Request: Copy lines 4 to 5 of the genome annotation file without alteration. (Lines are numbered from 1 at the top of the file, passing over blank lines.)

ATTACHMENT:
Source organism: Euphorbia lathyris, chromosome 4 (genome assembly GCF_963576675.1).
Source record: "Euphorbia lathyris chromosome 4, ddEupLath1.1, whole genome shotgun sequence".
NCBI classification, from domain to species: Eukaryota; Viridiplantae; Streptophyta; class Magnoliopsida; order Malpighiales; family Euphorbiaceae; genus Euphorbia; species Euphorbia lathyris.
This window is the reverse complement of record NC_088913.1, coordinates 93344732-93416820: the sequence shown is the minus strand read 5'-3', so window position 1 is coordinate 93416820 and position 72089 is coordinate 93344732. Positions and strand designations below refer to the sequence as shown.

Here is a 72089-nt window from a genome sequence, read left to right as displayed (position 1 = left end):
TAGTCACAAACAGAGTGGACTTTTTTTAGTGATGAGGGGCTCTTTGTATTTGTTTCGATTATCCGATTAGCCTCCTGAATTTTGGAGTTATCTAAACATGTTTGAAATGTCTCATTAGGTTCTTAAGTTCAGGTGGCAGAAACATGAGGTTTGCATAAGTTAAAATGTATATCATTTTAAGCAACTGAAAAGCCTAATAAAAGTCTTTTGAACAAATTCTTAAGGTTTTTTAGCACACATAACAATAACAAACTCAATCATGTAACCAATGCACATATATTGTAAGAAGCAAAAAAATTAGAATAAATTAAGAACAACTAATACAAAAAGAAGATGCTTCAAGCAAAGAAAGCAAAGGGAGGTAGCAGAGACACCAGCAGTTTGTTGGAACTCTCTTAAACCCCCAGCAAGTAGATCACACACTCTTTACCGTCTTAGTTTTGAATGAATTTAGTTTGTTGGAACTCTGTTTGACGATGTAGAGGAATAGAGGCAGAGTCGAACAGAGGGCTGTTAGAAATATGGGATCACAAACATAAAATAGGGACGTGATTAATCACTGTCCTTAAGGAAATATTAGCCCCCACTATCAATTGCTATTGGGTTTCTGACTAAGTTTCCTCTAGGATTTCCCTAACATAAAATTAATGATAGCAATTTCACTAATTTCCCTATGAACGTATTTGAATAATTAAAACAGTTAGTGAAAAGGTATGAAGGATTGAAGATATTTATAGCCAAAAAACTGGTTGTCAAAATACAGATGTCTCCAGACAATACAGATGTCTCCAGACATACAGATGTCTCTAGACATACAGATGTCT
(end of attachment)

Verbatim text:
This window is the reverse complement of record NC_088913.1, coordinates 93344732-93416820: the sequence shown is the minus strand read 5'-3', so window position 1 is coordinate 93416820 and position 72089 is coordinate 93344732. Positions and strand designations below refer to the sequence as shown.

Here is a 72089-nt window from a genome sequence, read left to right as displayed (position 1 = left end):